by Christopher Farris,
How would you rate episode 1 of
How would you rate episode 2 of
It's frustrating that ENDRO's best joke yet is still its very first one. Ending fake-outs are nothing original, but ENDRO commits to it so effectively that it works great regardless. The fight animation that leads up to the faux big finish is actually impressive, and the credits roll is in such a specific ‘anime final episode’ style that I was won over by its pure moxie. It's a great way to get the audience's attention and make them wonder what kind of series the show is actually going to be now. Given that the answer turns out to be ‘cuddly slice-of-life but in a fantasy RPG setting’, that makes for a strong segue into a pretty funny subversion.
From there, ENDRO is happy to go about doing its cute and cozy thing, with a side order of keeping the audience guessing plot-wise how we got back to the four main party members faffing about in school with no knowledge of battling the Demon Lord. As far as ‘fantasy life’ series go, I'm much more receptive to something like this as opposed to an isekai approach where some dork from our world finds all their dreams coming true with minimal conflict. But this storytelling choice can also make what follows more tedious than it needs to be, since we know there is a larger plot lurking beneath the surface, and it feels like we're just waiting for it to appear.
So thankfully, the twist of ENDRO doesn't take too long to become apparent, becoming the shot of energy that's carried the show so far. We're trading entirely on familiar tropes here, so a tiny girl as a teacher and a tiny girl who's actually an all-powerful demon boss are nothing new. But combine those types into ‘tiny teacher girl who is secretly the demon lord nemesis of the main characters’ voiced by a truly unleashed Misaki Kuno, and you have an alchemy that stands out. The idea of Mao trying to thwart her would-be arch-enemies in the past only to be utterly ineffectual and even end up helping them instead is a solid bit this series could get by on and do just fine. There's an easy charm to how seriously Mao takes this whole scenario, actually respecting Yuusha and her party's potential even as we see how useless they are in the present day, and it's funny to watch her gloat over a ‘brilliant’ evil plan that amounts to making them argue over who's supposed to be the leader.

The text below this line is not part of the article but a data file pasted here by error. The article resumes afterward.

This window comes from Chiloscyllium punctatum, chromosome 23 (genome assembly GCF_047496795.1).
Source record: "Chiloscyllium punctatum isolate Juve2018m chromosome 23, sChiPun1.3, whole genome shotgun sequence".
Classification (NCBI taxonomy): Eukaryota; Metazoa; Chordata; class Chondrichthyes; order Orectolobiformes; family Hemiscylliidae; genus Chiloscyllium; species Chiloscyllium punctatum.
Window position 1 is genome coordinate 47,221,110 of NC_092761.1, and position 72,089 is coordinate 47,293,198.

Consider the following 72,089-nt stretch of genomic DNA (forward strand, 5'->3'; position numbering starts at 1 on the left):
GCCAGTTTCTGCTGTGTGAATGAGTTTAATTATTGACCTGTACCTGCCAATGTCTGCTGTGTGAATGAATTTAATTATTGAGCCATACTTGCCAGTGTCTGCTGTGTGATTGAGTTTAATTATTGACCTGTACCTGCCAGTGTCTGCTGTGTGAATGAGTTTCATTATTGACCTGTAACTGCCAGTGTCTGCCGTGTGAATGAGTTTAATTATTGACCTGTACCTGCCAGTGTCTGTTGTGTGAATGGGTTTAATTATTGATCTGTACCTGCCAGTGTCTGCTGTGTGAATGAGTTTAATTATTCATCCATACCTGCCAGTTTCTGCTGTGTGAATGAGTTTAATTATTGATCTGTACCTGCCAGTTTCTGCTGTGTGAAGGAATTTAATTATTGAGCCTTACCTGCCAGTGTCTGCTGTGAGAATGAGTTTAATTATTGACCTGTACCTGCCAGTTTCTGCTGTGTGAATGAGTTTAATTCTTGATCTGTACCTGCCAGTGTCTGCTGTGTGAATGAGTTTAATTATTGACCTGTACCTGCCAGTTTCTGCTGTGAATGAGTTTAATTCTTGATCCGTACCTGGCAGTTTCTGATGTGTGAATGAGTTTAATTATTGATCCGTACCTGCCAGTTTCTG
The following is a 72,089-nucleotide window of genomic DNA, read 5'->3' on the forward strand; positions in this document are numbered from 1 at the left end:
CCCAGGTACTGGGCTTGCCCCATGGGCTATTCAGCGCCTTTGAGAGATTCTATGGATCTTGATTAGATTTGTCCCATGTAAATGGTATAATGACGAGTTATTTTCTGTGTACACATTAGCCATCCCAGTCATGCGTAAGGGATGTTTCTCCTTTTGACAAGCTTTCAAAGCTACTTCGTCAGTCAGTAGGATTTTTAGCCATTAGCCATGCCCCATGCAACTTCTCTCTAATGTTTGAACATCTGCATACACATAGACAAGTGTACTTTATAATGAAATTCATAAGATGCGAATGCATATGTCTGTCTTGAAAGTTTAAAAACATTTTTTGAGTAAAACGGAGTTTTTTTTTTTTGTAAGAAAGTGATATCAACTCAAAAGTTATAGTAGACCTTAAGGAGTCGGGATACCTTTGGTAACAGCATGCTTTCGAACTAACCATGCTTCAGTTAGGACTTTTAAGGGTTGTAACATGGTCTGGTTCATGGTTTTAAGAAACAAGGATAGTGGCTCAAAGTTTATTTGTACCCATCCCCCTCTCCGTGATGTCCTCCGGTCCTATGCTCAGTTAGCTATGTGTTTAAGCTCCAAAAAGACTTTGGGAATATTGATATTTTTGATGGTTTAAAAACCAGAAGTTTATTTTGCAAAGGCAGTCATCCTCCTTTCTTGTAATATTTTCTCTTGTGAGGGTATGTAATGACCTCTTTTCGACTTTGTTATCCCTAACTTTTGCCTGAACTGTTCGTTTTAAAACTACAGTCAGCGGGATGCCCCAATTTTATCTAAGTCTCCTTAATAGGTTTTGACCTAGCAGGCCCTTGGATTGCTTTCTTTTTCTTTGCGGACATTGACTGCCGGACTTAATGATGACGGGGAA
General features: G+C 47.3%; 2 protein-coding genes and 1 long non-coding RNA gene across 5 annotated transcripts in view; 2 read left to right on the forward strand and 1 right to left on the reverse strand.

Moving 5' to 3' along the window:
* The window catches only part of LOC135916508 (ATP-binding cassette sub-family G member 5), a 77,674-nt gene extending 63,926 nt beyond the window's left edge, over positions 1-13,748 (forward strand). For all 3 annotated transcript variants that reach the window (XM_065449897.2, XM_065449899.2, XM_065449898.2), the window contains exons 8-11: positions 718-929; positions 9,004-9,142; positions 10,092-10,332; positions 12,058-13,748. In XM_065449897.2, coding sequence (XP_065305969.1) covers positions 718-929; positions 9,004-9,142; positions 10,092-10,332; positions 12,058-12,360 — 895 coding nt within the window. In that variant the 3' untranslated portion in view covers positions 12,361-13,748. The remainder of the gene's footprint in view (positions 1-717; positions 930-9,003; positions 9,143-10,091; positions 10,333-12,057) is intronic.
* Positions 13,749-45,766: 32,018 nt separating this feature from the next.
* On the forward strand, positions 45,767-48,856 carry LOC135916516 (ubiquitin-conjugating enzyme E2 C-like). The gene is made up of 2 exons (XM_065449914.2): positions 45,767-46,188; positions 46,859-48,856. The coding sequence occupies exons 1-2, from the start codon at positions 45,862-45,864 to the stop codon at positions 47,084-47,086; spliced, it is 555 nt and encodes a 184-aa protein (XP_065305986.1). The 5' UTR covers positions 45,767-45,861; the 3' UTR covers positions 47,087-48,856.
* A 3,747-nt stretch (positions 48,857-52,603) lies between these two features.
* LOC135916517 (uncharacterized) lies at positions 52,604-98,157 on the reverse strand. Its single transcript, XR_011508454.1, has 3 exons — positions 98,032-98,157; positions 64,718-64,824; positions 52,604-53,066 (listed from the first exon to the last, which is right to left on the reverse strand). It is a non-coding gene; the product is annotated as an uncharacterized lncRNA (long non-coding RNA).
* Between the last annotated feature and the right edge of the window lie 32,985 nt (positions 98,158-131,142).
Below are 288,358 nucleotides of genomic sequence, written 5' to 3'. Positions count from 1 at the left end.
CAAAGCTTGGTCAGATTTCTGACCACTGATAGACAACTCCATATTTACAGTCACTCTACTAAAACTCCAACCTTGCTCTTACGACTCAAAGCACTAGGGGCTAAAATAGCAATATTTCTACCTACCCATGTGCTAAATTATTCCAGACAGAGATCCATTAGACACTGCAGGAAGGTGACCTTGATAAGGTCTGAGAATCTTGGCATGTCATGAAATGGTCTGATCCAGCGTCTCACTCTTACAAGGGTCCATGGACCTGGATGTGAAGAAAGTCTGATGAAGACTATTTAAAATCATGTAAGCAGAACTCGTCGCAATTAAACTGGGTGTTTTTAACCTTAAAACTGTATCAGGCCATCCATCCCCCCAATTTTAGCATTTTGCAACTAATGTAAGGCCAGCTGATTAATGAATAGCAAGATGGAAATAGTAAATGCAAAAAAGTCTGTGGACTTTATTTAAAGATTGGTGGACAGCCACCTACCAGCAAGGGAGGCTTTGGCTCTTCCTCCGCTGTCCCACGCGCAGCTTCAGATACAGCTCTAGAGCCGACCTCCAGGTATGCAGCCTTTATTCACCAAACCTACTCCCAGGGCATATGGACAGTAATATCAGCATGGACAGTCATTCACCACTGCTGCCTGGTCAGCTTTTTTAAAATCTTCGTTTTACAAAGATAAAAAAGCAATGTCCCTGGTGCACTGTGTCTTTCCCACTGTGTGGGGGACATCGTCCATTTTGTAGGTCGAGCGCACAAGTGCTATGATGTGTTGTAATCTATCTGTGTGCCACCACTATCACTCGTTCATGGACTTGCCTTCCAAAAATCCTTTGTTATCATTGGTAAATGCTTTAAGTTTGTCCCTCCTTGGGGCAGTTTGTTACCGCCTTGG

But the series doesn't rest on its laurels there, rich as that dynamic could be to mine for laughs. The end of the second episode sees Mao entertain the possibility of a full-on Groundhog Day scenario, ending with her deciding to just give up on being a Demon Lord altogether! It's an interesting move for the show to make just two episodes in, and I am curious to see if it will actually stick. On the one hand, it would free up Mao to develop beyond constructing world-domination plots, and she already has amusing chemistry with the hero party that I could see working well enough to carry the series. It could also prove some surprising depth, if Mao breaks the show's described cycle of Demon Lords rising up and having to be defeated by heroes. But on the other hand, that underlying plot tension lends this show just enough energy that even its most frivolous parts still feel like they have have some momentum, so it would be a pity to lose that entirely.
The more-dedicated slice-of-life portions with Yuusha and her pals work well enough on their own. There is an emphasis on these girls just being fun to hang out with, such as episode 2 kicking off with a silly discussion of their favorite fantasy creatures. Sometimes the script does seem too eager to ride its world-building as a gag unto itself, like how often Mei mentions her obsession with the magic-providing Cartado cards. Speaking of Mei, I certainly can't be opposed to a character whose thing is making bad puns, but the show does have a bad habit of over-explaining those jokes instead of letting the terrible wordplay speak for itself. On the other hand, ENDRO can still deliver some extremely funny stuff this way, with the absolute highlight coming halfway through episode 2, when Yuusha leads the others into a random stranger's house to loot it for items. It's a great gag riffing on an accepted RPG convention, and the series would do well to lean into more jokes like this.
Right now, ENDRO just works as a cute slice-of-life anime in a fantasy setting. I'm hoping the characters will get more development as it goes on, because more variety and depth in these personalities could lead to a more impressive array of jokes. Mao's arc thus far has already proved that adding more splashes of complexity to these stock character types can be rewarding. Fortunately, ENDRO has shown enough flashes of ambition that I have hopes for the ways it might be able to surprise me, while also enjoying spending more low-stakes time with these characters.
ENDRO! is currently streaming on Crunchyroll.
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